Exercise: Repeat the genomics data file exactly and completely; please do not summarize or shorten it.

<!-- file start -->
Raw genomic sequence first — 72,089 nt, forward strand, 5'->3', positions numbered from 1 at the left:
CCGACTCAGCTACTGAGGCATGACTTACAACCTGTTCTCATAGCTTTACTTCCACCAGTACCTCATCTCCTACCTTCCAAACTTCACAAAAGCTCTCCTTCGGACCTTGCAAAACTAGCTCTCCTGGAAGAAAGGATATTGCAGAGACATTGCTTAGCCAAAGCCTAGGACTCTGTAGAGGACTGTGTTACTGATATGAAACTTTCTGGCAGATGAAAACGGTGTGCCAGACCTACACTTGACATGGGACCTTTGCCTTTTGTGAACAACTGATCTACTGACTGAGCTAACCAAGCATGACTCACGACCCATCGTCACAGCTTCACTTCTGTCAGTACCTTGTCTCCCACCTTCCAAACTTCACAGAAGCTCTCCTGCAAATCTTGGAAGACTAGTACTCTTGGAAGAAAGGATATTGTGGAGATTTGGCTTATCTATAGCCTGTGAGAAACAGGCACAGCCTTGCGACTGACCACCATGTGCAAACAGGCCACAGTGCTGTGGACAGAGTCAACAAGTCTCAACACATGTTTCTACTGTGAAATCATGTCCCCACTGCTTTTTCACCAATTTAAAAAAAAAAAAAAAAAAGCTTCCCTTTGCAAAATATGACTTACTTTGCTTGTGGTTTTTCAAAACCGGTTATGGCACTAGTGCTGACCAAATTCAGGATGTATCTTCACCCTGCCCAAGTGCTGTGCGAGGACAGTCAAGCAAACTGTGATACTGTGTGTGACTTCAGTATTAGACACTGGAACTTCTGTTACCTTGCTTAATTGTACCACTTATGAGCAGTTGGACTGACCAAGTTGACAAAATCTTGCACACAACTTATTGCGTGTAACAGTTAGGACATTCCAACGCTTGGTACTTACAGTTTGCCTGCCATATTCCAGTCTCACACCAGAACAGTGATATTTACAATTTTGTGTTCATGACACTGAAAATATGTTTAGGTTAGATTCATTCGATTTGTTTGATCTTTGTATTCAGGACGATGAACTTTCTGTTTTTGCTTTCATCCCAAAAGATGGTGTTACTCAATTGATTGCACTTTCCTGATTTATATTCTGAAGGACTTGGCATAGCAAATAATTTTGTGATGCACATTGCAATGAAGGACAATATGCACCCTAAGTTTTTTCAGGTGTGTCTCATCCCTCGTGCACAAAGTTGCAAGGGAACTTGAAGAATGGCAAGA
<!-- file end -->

Raw genomic sequence first — 72,089 nt, forward strand, 5'->3', positions numbered from 1 at the left:
CCGACTCAGCTACTGAGGCATGACTTACAACCTGTTCTCATAGCTTTACTTCCACCAGTACCTCATCTCCTACCTTCCAAACTTCACAAAAGCTCTCCTTCGGACCTTGCAAAACTAGCTCTCCTGGAAGAAAGGATATTGCAGAGACATTGCTTAGCCAAAGCCTAGGACTCTGTAGAGGACTGTGTTACTGATATGAAACTTTCTGGCAGATGAAAACGGTGTGCCAGACCTACACTTGACATGGGACCTTTGCCTTTTGTGAACAACTGATCTACTGACTGAGCTAACCAAGCATGACTCACGACCCATCGTCACAGCTTCACTTCTGTCAGTACCTTGTCTCCCACCTTCCAAACTTCACAGAAGCTCTCCTGCAAATCTTGGAAGACTAGTACTCTTGGAAGAAAGGATATTGTGGAGATTTGGCTTATCTATAGCCTGTGAGAAACAGGCACAGCCTTGCGACTGACCACCATGTGCAAACAGGCCACAGTGCTGTGGACAGAGTCAACAAGTCTCAACACATGTTTCTACTGTGAAATCATGTCCCCACTGCTTTTTCACCAATTTAAAAAAAAAAAAAAAAAAGCTTCCCTTTGCAAAATATGACTTACTTTGCTTGTGGTTTTTCAAAACCGGTTATGGCACTAGTGCTGACCAAATTCAGGATGTATCTTCACCCTGCCCAAGTGCTGTGCGAGGACAGTCAAGCAAACTGTGATACTGTGTGTGACTTCAGTATTAGACACTGGAACTTCTGTTACCTTGCTTAATTGTACCACTTATGAGCAGTTGGACTGACCAAGTTGACAAAATCTTGCACACAACTTATTGCGTGTAACAGTTAGGACATTCCAACGCTTGGTACTTACAGTTTGCCTGCCATATTCCAGTCTCACACCAGAACAGTGATATTTACAATTTTGTGTTCATGACACTGAAAATATGTTTAGGTTAGATTCATTCGATTTGTTTGATCTTTGTATTCAGGACGATGAACTTTCTGTTTTTGCTTTCATCCCAAAAGATGGTGTTACTCAATTGATTGCACTTTCCTGATTTATATTCTGAAGGACTTGGCATAGCAAATAATTTTGTGATGCACATTGCAATGAAGGACAATATGCACCCTAAGTTTTTTCAGGTGTGTCTCATCCCTCGTGCACAAAGTTGCAAGGGAACTTGAAGAATGGCAAGA